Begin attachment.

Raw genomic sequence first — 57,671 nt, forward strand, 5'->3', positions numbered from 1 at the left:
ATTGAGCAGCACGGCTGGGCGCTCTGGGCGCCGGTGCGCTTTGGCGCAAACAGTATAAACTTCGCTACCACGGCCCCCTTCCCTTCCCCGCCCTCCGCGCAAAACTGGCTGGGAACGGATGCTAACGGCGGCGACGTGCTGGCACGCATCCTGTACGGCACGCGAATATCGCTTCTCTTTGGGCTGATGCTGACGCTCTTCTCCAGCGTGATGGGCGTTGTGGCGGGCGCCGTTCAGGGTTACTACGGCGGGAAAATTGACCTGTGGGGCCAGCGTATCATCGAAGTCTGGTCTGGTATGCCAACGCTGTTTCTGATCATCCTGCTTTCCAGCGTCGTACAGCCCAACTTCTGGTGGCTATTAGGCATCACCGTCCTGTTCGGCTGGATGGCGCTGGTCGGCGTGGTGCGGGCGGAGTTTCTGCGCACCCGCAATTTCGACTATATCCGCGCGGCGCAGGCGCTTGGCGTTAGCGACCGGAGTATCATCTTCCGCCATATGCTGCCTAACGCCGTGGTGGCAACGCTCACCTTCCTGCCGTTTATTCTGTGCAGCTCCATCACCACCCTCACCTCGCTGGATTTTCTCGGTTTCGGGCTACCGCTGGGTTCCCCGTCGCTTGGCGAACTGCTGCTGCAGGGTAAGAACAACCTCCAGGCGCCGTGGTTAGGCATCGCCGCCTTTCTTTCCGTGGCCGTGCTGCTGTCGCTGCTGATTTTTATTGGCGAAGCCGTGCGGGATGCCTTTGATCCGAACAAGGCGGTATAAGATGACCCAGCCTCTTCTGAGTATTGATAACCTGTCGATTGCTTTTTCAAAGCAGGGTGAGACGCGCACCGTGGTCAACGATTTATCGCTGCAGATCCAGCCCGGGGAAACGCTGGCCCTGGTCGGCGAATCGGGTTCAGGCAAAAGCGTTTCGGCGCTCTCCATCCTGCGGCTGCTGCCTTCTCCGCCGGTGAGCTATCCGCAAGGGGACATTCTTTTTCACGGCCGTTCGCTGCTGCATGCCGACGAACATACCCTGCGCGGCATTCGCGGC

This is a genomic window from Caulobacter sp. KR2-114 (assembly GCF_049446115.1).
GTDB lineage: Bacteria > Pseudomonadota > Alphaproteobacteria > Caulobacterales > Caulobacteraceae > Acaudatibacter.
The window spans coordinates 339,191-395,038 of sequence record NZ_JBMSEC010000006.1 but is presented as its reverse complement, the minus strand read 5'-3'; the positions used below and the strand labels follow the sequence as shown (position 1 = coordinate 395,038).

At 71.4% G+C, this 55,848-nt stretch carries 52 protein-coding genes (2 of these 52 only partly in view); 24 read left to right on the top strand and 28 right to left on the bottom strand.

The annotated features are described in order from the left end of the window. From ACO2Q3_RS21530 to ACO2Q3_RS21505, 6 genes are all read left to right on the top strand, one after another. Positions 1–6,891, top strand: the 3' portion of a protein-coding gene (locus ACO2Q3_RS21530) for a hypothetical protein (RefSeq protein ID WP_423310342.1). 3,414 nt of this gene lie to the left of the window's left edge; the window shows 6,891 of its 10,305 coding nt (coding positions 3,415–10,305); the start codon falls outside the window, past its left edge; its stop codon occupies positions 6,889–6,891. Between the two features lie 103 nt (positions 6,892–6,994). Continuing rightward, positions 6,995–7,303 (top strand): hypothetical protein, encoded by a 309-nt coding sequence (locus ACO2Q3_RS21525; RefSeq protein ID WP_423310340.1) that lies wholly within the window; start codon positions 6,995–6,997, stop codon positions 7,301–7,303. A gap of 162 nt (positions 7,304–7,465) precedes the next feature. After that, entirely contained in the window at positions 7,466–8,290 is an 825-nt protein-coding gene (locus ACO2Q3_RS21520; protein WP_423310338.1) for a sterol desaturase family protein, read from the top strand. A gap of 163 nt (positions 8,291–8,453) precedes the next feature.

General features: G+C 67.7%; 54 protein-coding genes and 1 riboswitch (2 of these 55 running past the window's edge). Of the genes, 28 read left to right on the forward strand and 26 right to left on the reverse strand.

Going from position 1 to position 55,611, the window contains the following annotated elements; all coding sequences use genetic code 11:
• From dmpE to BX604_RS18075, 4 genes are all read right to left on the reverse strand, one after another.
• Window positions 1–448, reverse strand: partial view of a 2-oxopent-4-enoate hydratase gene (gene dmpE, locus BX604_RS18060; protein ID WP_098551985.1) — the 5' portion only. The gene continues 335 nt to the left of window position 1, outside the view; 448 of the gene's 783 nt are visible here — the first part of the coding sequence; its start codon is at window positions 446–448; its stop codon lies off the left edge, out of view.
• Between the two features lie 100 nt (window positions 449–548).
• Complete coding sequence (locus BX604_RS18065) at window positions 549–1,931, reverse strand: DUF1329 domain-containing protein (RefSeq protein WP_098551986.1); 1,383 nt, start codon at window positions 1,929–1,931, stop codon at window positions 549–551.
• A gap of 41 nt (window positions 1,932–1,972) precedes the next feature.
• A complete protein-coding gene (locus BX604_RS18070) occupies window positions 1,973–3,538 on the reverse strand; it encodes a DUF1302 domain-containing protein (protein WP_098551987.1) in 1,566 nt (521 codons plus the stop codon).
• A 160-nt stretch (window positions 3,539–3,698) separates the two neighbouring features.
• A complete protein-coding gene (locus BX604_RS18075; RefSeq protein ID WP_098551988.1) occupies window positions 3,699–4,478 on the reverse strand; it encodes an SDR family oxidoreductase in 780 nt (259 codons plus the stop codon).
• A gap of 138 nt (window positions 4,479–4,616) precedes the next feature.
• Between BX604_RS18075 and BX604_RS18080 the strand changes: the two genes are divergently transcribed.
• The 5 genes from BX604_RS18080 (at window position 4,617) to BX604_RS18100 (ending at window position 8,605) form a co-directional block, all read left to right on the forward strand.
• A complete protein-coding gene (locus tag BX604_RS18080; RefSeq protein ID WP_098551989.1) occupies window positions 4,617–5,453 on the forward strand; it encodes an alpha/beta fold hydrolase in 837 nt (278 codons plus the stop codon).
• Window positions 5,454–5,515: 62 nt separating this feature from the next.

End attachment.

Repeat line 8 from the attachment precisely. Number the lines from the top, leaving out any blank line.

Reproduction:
General features: G+C 67.7%; 54 protein-coding genes and 1 riboswitch (2 of these 55 running past the window's edge). Of the genes, 28 read left to right on the forward strand and 26 right to left on the reverse strand.